This appears to be a stunt inspired by Joe DiGenova and Victoria Toensing (whom I’ll call DiG & T henceforth), who are great table pounders but not great lawyers. Also, remember that VT is representing Mark Corallo, Erik Prince, and Sam Clovis, all in some legal jeopardy, so this ploy may help them too.

Libby was Bush’s firewall because he was ordered–by either PapaDick Cheney and/or Bush–to out Valerie Plame as an object lesson to CIA people pushing back on their shitty Iraq case. By refusing to flip, he prevented Patrick Fitzgerald from determining whether Bush had really ordered that outing or whether Cheney and Libby freelanced on it.

Libby risked prison, but didn’t flip on Cheney or Bush. He avoided prison time with a commutation, not a pardon. While PapaDick pushed hard for pardon, it didn’t happen, in large part because Bush had far better lawyers than Trump has.

Here’s some of the differences between Libby and Trump’s many firewalls:

  1. Manafort, Kushner, and Cohen are exposed to state charges, in addition to federal (even ignoring how the Russian mob may treat them).
  2. Libby was the bottleneck witness. You needed him to move further, or you got nowhere. Not so with Trump, because so many people know what a crook he is.
  3. Bush commuted but did not pardon Libby, then refused, against PapaDick’s plaints, because (smarter lawyer) his lawyer counseled that’d be obstruction [update, or counseled that Libby could still incriminate Bush]. Trump can’t fully pardon his firewall, for the same reason: bc these witnesses will lose Fifth Amendment privileges against self-incrimination (which, as it happens, Cohen is invoking as we speak in a civil suit, which also can’t be dismissed by pardon).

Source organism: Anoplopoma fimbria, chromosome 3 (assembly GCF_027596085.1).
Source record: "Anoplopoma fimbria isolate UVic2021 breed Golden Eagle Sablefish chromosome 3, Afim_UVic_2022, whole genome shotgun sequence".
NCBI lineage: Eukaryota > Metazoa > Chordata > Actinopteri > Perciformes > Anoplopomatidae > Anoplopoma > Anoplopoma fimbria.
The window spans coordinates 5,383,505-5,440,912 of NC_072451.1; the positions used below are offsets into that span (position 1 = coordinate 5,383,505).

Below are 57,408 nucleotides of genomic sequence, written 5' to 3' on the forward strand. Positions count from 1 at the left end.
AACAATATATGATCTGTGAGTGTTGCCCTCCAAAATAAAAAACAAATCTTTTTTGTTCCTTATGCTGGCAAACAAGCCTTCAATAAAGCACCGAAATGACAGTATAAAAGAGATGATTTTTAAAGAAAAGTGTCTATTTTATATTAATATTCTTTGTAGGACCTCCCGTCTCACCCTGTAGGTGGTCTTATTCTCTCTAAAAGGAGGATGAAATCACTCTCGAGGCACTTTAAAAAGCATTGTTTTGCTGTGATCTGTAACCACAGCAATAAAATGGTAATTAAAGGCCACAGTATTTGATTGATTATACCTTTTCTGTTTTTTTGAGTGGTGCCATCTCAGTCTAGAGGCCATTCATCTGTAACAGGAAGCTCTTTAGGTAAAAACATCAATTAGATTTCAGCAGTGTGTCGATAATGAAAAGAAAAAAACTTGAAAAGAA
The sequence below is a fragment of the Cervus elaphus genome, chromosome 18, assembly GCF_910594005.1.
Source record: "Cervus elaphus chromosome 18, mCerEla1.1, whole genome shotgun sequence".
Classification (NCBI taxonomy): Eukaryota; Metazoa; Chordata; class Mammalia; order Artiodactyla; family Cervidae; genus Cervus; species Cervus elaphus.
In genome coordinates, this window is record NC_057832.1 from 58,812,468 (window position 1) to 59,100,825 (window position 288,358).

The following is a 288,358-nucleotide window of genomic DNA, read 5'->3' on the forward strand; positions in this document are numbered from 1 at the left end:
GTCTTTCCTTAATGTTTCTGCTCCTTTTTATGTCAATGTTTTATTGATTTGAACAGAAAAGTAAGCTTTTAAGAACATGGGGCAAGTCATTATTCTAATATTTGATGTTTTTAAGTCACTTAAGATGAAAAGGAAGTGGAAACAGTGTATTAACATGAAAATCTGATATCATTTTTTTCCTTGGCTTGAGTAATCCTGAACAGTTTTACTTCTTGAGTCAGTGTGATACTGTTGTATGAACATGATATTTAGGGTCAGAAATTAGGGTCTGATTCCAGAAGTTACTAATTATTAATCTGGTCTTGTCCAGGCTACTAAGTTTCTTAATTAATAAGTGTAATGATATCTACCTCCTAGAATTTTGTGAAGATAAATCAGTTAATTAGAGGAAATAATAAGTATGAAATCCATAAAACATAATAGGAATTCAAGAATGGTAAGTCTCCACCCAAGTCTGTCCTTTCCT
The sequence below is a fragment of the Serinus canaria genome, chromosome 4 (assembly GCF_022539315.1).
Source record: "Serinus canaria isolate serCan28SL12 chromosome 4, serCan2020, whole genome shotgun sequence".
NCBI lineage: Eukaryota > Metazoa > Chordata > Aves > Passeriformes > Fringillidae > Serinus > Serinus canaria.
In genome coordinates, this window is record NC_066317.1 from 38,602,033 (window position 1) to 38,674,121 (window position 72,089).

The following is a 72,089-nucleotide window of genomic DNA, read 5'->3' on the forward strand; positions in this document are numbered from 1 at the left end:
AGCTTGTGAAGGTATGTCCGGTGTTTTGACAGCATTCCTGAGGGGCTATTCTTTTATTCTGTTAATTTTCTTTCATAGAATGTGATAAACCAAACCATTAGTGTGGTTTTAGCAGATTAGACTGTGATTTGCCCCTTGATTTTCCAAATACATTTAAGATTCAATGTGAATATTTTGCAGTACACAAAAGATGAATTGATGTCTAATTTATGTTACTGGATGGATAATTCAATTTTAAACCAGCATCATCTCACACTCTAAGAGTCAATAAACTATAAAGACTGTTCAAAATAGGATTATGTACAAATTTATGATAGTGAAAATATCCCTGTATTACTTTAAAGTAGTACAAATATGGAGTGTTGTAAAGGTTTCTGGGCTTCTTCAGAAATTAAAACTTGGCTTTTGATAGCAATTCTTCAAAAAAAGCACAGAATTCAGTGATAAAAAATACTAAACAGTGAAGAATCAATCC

4. Di Genova and Toensing (who are not good lawyers but pound tables well) haven’t figured out that this won’t be a one-off: This won’t be one (Manafort) or two (Cohen) people Trump has to pardon. And THEY DON’T KNOW the full scope of who Trump would have to pardon here. There are too many moving parts to pull this off.
  5. And finally, because Trump is in a race. As I noted before, Mueller has already signaled he will label dangling pardons — as Trump has already done — as obstruction of justice. That presents far more risk for Trump, even assuming Mike Pence wants to go do the route of half-term infamy that Gerald Ford did by pardoning his boss.

All that’s before the fact that the crimes that Trump and his are facing are far, far uglier even than deliberately exposing the identity of a CIA officer to warn others off of exposing your war lies.

Maybe this will work? But I doubt it. There are just too many moving parts. And there is too little understanding among Trump’s closest advisors what they’re really facing.

So, congratulations to Scooter Libby at being a free man again. Condolences to Rod Rosenstein at being a free man again, if the firing does happen as predicted tomorrow.

But this is just a gambit, and there’s no reason to believe it will work.

Does Vice President Pence Believe He Has Declassification Authority?

It is, as I understand it, fairly customary for each new presidential administration to rewrite the Executive Order on classification. George W Bush didn’t do so right away — he finalized his classification EO on March 23, 2003. Obama moved a bit more quickly, superseding the Bush EO with his own classification EO on December 29, 2009.